Lua suports this by calling GC tag methods in reverse order of tags.
--lhf

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Re: Garbage collector issues

Nicolas Devillard
In reply to this post by Stefano Lanzavecchia
> Anyway, the one thing you can do is to provide two ways of
> deallocation: one via GC, and one via a custom call which leaves the
> userdata floating around but deallocates the large buffers. At GC time
> you simply check if the buffers are still allocated or not.

Yep, good point. But this requires more than one destructor for the same
object, which might confuse the users of your C/C++ parts.

Another solution is to explicitly activate the garbage collector just
before you launch a function that will allocate large amounts of memory.
This way you can be sure that memory will be in its best state before you
start allocating heavily.

FYI: I have just checked the Python/C API, there is nothing better. If you
allocate your own structs in a C extension without using the Python
dedicated functions (PyMem_*), your stuff goes unnoticed by the GC. There
is no way to tell the Python GC about the true allocated size of your
objects beneath the top-level wrappers.

-- 
Nicolas


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Re: Garbage collector issues

Luiz Henrique de Figueiredo
In reply to this post by Luiz Henrique de Figueiredo
I wrote:

 Note that the udata created by lua_newuserdata has no references inside Lua
 at birth, and so you have to set it to a global variable or a table field,
 or something; otherwise it will be collected next time.

but I've misread the code: lua_newuserdata leaves the udata on the top of the
stack, so it won't be collected while you are in the C function that called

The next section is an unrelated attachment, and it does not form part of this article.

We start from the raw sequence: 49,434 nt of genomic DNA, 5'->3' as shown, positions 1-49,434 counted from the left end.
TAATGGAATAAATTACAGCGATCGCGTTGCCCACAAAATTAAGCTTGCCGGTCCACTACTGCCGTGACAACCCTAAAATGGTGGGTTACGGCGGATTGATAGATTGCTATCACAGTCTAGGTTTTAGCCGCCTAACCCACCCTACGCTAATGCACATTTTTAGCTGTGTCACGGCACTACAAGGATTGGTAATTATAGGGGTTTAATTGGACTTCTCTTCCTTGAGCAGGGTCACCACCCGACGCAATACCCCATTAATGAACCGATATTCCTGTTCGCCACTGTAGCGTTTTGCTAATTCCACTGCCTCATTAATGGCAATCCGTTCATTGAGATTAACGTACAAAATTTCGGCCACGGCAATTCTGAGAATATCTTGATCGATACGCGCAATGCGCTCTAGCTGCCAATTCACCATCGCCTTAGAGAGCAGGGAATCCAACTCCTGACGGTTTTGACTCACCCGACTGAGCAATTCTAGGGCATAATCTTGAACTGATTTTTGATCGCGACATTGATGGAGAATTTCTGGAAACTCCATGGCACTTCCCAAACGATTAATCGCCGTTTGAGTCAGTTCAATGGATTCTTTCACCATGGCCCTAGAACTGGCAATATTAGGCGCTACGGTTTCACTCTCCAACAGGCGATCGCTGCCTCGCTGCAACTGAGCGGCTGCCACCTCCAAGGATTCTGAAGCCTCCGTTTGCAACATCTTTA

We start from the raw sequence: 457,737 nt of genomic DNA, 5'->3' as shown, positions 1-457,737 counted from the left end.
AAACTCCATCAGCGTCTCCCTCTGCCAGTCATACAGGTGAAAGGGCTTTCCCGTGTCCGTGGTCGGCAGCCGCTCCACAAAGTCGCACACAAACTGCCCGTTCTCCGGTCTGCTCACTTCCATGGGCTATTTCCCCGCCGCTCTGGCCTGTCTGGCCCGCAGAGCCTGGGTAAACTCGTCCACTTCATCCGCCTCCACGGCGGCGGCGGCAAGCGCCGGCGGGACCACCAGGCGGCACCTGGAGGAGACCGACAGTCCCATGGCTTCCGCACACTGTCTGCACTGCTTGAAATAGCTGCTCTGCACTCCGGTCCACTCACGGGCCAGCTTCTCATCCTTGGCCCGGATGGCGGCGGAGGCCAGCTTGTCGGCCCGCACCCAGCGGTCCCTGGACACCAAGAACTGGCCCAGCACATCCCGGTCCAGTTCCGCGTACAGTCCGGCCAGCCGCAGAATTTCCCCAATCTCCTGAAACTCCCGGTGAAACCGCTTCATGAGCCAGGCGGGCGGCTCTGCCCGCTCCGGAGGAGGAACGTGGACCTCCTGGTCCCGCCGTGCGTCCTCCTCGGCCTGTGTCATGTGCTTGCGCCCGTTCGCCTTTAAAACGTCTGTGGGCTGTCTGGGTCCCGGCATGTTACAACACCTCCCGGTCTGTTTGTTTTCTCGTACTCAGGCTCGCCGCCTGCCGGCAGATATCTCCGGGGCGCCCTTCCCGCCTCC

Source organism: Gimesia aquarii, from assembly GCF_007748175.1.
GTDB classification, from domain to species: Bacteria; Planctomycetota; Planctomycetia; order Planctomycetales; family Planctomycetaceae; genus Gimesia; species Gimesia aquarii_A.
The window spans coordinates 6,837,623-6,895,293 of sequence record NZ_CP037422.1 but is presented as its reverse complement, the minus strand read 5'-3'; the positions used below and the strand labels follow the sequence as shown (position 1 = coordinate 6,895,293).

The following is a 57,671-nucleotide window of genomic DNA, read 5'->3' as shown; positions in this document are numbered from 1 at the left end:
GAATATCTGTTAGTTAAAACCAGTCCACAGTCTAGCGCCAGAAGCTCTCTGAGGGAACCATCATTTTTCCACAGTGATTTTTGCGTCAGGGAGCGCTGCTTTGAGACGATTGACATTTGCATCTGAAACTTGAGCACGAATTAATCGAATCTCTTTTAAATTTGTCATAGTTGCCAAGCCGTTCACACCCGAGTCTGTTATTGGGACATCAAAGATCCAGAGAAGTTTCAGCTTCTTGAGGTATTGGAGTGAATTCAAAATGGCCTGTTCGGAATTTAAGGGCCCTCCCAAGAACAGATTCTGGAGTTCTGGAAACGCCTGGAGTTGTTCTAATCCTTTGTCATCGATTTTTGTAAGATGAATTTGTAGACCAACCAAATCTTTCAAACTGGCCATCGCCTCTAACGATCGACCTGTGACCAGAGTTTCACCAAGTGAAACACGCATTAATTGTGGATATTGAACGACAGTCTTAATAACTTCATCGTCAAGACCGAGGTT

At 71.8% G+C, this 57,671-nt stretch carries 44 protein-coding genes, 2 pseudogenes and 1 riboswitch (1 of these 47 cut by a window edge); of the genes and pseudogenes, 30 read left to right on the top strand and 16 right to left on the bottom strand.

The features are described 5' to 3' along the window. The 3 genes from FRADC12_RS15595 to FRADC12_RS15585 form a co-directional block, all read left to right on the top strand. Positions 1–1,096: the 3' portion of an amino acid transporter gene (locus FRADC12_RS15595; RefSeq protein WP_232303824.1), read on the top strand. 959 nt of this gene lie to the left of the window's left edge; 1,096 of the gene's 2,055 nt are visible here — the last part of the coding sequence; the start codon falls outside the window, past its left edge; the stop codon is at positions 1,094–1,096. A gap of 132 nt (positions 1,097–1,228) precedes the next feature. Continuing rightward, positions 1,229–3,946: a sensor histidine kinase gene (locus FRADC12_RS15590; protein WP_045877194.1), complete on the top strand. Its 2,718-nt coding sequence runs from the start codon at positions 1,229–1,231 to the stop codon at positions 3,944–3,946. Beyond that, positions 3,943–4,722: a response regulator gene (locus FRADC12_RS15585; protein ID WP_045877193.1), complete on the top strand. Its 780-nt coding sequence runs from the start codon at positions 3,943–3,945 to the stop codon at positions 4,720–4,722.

lua_newuserdata.
--lhf

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Re: Garbage collector issues

Roberto Ierusalimschy
In reply to this post by Nicolas Devillard
> One solution could be something like:
> 
> LUA_API void lua_userdatasize(lua_State *L, size_t size)
> 
> which would assign the given size in bytes (to the GC) to the userdata
> situated on top of the stack.


You can implement this function as follows (I gess ;-):

/* in lapi.c */
LUA_API void lua_userdatasize (lua_State *L, size_t size) {
  if (ttype(L->top-1) != LUA_TUSERDATA ||
      tsvalue(L->top-1)->len != 0)
    lua_error("...");
  tsvalue(L->top-1)->len = size;
  L->nblocks += size*sizeof(char); 
}

Maybe something similar should go into the official API for 4.1...

-- Roberto

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Re: Garbage collector issues

Edgar Toernig
Roberto Ierusalimschy wrote:
> 
> > One solution could be something like:
> >
> > LUA_API void lua_userdatasize(lua_State *L, size_t size)
> >
> > which would assign the given size in bytes (to the GC) to the userdata
> > situated on top of the stack.
> 
> You can implement this function as follows (I gess ;-):
> 
> /* in lapi.c */
> LUA_API void lua_userdatasize (lua_State *L, size_t size) {
>   if (ttype(L->top-1) != LUA_TUSERDATA ||
>       tsvalue(L->top-1)->len != 0)
>     lua_error("...");
>   tsvalue(L->top-1)->len = size;
>   L->nblocks += size*sizeof(char);
> }

Don't you think that this (below) will be much simpler and more
versatile?

LUA_API void
lua_gcaccount(lua_State *L, long amount)
{
    L->nblocks += amount;
}

That way, C code may tell the GC how many bytes to consider exported
by the C part.  amount will be negative when freeing space.
Coroutines for example may want to notify about the C stack allocated
to each thread.

There are a lot of places where L->nblocks is modified.  Wouldn't
it be easier to let luaM_malloc do that?  Of course, luaM_free
would require a size argument, too.  But this value is always known.
(Well, your patch above will break it *g*)  Aside from that, there
are architectures that could benefit from a free with a second (size)
argument.

Ciao, ET.


PS: Btw, lua_newuserdata and co are IMHO slightly broken:

> print(dostring"")  -- gives lua_pusheruserdata(L, NULL)